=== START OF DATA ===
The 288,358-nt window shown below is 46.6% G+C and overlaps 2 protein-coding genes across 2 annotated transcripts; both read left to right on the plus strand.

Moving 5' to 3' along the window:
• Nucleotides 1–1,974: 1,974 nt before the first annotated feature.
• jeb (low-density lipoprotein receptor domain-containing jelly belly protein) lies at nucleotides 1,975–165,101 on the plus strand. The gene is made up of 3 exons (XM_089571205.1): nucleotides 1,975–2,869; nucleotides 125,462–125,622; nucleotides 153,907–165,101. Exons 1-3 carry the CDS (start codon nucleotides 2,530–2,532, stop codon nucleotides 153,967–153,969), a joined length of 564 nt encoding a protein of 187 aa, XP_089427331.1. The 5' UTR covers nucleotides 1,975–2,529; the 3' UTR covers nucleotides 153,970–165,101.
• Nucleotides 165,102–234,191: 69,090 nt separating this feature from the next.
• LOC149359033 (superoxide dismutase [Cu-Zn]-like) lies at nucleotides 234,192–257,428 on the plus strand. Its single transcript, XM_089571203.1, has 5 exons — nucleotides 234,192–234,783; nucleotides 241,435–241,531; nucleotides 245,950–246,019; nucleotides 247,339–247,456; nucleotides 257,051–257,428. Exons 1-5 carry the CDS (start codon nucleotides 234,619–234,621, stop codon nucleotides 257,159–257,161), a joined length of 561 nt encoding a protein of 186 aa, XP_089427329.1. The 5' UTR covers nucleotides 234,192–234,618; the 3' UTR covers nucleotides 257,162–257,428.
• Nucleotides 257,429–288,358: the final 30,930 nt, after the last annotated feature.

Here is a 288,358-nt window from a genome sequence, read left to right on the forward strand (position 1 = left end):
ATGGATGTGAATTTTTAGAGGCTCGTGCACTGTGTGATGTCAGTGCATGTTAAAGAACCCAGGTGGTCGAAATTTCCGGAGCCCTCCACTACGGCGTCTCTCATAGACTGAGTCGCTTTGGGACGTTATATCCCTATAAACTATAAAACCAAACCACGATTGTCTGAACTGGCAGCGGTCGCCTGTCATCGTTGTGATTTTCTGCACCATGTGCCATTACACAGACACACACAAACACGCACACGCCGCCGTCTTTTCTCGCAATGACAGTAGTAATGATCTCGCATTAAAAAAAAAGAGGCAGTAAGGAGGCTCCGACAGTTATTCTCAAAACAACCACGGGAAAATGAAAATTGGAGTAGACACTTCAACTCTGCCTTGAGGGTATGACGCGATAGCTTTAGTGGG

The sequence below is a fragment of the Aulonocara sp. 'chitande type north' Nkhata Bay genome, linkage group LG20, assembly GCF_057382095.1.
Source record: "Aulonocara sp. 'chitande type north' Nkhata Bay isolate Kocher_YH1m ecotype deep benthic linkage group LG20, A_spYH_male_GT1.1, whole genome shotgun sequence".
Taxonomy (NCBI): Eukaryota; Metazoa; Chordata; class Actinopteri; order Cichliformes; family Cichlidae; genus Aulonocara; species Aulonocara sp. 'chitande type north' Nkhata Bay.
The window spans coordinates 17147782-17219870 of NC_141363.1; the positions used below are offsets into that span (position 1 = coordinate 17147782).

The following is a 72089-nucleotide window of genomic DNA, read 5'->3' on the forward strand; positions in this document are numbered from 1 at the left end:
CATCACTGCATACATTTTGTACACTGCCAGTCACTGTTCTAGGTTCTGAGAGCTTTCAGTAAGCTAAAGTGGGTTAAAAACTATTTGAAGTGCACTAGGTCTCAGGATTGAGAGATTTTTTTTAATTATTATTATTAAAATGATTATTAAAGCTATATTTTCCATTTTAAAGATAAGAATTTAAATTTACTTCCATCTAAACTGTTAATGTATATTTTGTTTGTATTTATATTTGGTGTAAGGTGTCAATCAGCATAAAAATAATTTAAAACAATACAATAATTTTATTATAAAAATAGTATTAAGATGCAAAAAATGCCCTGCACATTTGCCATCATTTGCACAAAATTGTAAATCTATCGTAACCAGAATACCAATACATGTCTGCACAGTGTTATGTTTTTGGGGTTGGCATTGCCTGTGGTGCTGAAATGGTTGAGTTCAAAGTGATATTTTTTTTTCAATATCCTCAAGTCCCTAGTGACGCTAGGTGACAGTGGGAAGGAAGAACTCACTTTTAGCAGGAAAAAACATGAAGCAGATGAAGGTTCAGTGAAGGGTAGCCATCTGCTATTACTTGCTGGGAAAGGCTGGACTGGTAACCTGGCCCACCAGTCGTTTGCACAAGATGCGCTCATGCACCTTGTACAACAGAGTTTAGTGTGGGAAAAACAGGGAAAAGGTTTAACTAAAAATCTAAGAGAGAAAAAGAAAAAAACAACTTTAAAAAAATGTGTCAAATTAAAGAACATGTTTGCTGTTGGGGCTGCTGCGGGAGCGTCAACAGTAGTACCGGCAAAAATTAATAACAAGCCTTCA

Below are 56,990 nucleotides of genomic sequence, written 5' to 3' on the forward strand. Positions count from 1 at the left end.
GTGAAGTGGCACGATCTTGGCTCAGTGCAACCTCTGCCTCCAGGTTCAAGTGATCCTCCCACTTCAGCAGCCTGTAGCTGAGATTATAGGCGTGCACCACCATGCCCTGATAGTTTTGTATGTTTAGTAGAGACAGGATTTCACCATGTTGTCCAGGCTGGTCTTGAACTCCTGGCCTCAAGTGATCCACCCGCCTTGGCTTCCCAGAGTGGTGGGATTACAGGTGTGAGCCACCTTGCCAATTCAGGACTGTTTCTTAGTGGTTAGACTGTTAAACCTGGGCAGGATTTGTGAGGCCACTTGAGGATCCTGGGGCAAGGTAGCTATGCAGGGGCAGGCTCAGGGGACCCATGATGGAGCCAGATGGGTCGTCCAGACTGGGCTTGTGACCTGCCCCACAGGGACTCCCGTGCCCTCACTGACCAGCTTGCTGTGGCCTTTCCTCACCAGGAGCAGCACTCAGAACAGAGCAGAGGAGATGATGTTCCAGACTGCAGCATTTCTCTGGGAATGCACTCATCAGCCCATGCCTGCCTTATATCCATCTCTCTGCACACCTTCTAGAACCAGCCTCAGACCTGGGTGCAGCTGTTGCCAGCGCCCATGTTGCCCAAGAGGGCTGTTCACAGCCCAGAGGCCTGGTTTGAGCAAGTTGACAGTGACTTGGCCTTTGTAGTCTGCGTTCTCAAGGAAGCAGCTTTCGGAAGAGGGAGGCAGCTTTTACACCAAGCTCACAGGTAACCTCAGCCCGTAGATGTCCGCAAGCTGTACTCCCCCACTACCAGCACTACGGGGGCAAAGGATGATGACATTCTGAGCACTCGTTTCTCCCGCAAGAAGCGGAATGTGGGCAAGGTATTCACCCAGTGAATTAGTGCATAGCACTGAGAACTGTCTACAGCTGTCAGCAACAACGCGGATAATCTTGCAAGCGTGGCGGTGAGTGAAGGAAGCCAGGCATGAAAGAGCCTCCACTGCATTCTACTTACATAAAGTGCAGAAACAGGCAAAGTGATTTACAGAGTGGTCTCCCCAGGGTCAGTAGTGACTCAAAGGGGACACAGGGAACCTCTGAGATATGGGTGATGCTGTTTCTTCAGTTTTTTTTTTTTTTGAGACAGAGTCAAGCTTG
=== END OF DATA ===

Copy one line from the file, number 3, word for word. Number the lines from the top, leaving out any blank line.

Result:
• Nucleotides 1–1,974: 1,974 nt before the first annotated feature.